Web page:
Adidas continues to stand by there decision to purchase Reebok and hopes that their new two year deal with CrossFit will help them accomplish their goals that they set for themselves prior to their recent setbacks. In hopes of reaching the $3 billion objective for 2015, Adidas believes that their sponsorship of CrossFit will help speed up the process and provide them with some insurance they desperately need. The rapid growth of the CrossFit health craze is most certainly a positive sign for pulling Reebok out of the gutter as more than 3,000 gyms have popped up worldwide. The cult-like fitness routine seems it will continue to grow in popularity in the future as people gravitate towards the infectious atmosphere of the contagious motivation/energy and the promise of a complete workout in under 20 minutes. Will Adidas end up regretting their decision to purchase Reebok in the future? Or will the new addition of Reebok and the sponsorship of CrossFit pay off in the long run?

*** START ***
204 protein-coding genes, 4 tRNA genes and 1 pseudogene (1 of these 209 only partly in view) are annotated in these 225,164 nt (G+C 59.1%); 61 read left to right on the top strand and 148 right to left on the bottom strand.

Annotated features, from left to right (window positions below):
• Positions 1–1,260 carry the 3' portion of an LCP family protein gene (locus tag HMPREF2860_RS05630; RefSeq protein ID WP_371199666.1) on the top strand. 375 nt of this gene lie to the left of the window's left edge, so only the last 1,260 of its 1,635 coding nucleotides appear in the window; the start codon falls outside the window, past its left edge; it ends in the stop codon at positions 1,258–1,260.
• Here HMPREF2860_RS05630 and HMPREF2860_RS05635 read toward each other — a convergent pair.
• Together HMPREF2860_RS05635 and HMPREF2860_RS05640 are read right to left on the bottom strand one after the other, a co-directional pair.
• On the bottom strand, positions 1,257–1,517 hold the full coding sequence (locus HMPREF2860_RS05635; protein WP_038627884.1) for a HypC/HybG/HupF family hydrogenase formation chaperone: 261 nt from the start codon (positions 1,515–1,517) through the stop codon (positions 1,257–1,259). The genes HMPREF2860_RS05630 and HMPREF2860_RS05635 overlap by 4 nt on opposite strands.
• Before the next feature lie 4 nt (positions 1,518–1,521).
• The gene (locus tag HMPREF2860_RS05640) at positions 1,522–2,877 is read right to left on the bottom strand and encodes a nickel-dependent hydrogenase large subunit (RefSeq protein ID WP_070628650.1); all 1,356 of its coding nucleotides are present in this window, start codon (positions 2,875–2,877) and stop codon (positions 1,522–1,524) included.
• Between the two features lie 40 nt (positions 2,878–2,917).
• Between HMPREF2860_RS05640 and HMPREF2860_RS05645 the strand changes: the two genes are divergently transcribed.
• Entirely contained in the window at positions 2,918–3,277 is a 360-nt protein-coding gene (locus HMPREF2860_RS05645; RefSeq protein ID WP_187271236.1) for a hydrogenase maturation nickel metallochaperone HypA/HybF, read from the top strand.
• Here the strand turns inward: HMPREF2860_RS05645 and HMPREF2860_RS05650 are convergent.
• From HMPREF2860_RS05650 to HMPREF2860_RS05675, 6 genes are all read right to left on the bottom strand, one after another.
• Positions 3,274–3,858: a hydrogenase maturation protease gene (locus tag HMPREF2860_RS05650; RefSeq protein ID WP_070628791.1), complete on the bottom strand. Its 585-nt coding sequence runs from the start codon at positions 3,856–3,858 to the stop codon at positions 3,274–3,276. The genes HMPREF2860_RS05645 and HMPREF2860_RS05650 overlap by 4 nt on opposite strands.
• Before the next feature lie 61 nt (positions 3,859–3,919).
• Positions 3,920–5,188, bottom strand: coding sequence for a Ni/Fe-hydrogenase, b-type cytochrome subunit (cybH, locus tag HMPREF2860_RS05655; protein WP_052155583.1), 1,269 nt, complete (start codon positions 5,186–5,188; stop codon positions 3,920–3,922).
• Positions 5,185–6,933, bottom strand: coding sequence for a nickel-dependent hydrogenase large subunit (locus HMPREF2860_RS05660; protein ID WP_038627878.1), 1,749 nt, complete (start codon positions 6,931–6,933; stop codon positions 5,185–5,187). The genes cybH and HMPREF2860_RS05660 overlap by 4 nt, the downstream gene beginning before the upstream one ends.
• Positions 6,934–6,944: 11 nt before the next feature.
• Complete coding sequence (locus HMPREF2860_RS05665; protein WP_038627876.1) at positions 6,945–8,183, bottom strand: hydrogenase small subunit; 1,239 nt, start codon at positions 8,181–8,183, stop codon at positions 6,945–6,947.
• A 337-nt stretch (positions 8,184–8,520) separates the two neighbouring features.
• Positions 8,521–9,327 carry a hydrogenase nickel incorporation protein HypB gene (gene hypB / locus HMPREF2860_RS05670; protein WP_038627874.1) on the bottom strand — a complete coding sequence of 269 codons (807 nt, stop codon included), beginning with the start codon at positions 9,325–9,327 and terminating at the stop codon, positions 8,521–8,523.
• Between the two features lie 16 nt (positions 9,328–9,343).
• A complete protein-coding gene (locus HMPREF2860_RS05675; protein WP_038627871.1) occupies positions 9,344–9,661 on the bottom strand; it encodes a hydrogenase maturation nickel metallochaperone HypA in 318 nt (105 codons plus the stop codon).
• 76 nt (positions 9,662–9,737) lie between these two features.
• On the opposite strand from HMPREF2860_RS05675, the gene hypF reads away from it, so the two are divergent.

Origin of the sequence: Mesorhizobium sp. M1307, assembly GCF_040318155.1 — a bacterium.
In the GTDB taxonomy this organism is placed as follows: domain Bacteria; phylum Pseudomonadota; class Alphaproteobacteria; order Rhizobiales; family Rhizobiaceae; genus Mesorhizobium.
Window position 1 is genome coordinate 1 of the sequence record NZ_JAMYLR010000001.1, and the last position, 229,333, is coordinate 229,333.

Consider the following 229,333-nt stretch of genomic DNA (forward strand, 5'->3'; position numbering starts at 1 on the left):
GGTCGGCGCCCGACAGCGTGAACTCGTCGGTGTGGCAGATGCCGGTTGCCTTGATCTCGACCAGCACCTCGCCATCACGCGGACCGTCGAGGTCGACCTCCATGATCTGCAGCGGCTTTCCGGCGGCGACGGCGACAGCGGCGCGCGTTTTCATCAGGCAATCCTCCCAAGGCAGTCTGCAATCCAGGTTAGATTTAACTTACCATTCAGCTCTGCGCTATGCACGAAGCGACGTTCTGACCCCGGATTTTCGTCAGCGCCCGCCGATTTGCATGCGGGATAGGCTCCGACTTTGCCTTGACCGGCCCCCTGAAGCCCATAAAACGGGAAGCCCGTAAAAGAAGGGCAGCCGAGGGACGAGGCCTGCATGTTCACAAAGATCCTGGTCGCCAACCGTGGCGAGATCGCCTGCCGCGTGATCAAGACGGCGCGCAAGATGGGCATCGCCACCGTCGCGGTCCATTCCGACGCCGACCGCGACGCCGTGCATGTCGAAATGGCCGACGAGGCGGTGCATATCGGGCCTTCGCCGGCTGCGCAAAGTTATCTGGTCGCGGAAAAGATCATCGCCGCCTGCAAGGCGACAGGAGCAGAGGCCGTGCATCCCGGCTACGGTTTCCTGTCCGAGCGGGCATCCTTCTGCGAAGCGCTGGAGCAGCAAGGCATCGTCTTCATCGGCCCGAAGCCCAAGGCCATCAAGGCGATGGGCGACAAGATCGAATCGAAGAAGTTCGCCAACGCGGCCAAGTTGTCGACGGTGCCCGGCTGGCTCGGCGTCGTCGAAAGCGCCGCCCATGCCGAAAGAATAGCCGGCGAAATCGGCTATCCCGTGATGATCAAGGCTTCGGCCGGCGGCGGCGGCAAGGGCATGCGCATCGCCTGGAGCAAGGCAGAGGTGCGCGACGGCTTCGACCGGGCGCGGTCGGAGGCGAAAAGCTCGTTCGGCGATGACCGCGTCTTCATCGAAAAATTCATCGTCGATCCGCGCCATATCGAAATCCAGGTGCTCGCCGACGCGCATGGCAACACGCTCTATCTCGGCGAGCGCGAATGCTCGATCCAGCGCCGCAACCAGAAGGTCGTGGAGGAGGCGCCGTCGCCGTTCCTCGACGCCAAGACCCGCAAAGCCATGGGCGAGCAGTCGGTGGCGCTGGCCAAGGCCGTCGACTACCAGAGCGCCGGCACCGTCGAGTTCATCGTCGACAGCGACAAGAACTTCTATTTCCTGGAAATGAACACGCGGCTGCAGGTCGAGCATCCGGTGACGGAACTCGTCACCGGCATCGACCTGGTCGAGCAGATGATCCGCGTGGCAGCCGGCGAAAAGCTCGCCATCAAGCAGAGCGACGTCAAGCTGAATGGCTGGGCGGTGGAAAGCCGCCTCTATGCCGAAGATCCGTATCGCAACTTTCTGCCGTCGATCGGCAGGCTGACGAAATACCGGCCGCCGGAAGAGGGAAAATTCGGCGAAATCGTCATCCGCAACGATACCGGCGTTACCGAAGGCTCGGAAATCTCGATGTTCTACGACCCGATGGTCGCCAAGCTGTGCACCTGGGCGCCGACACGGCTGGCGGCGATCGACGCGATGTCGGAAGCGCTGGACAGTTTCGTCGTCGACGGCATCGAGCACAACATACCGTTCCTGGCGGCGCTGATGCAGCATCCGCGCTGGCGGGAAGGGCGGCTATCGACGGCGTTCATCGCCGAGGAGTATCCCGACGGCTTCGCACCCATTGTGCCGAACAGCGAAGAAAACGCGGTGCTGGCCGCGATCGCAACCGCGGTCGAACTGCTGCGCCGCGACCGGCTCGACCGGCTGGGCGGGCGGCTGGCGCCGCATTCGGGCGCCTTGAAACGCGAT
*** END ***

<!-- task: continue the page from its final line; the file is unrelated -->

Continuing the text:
When considering our class discussion of product placement and the product life cycle, I wondered how that would apply to a company that was already established and looking to ‘revamp’ their image. A newer company has the advantage of a clean slate and a fresh approach to whatever service or good they are looking to provide; yet a company that already has a reputation that they want to break free from must have a well thought out strategy to help them accomplish this.